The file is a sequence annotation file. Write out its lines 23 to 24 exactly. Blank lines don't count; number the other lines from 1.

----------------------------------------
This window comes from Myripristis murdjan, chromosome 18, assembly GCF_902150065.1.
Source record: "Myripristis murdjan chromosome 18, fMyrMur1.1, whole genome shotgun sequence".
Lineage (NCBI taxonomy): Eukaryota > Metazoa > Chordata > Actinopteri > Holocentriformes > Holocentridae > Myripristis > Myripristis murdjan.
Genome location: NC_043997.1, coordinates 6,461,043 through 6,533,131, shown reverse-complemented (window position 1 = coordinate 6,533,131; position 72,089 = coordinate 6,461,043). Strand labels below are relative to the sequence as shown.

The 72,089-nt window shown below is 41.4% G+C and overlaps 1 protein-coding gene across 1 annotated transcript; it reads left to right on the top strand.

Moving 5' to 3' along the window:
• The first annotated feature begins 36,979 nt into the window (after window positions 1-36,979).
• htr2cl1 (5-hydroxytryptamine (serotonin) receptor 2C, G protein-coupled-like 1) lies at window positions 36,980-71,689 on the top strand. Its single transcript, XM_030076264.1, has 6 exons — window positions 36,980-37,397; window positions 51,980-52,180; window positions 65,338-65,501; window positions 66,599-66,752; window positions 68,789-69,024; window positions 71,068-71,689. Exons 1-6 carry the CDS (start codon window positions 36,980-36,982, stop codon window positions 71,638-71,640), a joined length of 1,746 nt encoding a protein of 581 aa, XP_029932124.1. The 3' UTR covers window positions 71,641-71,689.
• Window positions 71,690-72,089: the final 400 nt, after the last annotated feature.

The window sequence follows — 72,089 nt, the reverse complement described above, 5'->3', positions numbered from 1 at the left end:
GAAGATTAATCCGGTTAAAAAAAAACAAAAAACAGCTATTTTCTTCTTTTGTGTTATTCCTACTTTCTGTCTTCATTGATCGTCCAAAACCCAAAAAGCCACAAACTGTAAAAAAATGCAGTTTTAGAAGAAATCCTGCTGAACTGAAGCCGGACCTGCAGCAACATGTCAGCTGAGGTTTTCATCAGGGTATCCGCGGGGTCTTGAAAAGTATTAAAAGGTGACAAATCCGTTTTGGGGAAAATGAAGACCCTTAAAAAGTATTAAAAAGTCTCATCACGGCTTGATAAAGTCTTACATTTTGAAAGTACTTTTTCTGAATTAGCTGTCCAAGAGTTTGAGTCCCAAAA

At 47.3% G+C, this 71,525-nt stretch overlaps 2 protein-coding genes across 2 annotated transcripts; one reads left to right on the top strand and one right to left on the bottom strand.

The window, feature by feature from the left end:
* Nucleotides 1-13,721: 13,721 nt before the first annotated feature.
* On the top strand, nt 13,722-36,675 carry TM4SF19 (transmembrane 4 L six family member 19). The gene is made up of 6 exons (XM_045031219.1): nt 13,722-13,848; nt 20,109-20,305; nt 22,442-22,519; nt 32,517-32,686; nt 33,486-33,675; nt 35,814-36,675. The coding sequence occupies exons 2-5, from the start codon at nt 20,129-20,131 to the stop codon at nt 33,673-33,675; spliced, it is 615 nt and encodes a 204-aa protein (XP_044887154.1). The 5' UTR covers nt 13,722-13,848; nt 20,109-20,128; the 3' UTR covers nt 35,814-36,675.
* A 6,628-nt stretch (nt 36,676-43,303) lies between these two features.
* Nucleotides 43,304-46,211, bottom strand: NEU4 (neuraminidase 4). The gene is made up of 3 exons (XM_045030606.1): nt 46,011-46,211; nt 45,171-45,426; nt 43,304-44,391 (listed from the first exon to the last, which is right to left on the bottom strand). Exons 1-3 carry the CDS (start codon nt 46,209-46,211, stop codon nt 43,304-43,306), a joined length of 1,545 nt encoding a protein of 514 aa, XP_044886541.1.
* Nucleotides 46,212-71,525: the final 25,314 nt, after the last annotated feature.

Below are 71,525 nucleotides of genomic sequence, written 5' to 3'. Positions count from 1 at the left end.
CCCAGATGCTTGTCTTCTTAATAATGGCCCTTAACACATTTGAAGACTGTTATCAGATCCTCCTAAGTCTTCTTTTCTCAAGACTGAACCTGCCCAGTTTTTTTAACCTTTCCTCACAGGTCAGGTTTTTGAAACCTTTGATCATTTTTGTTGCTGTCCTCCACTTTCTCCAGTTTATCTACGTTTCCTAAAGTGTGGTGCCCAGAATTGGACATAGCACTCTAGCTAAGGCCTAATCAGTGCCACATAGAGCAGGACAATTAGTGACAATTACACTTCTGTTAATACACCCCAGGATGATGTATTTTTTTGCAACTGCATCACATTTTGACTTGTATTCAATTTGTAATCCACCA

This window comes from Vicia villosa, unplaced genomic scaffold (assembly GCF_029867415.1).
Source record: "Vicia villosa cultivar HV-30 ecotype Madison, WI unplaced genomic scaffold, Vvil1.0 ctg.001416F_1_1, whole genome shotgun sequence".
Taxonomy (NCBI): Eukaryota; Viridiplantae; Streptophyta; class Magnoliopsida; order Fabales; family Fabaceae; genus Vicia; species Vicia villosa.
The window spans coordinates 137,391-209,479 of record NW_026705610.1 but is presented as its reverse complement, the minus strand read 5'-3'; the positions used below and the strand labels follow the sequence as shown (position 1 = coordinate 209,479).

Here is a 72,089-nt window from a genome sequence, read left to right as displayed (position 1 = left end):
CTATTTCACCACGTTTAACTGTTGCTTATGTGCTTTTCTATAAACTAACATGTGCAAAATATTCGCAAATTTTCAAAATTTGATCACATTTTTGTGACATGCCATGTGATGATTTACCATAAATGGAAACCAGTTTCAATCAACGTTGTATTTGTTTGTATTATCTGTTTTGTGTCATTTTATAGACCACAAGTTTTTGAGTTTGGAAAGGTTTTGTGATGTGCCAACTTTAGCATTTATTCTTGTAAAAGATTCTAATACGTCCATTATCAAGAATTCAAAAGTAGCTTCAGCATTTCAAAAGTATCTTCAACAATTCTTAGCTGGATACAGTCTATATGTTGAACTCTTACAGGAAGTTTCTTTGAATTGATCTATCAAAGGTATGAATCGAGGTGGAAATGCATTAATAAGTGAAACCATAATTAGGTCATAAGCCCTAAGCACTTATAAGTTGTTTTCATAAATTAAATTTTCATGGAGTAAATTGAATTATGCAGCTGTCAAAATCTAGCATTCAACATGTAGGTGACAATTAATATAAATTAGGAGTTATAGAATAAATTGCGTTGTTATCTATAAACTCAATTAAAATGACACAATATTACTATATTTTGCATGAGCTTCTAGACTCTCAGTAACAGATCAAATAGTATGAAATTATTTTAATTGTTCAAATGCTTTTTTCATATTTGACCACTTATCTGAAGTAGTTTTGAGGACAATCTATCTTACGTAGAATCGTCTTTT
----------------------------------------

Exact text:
Taxonomy (NCBI): Eukaryota; Viridiplantae; Streptophyta; class Magnoliopsida; order Fabales; family Fabaceae; genus Vicia; species Vicia villosa.
The window spans coordinates 137,391-209,479 of record NW_026705610.1 but is presented as its reverse complement, the minus strand read 5'-3'; the positions used below and the strand labels follow the sequence as shown (position 1 = coordinate 209,479).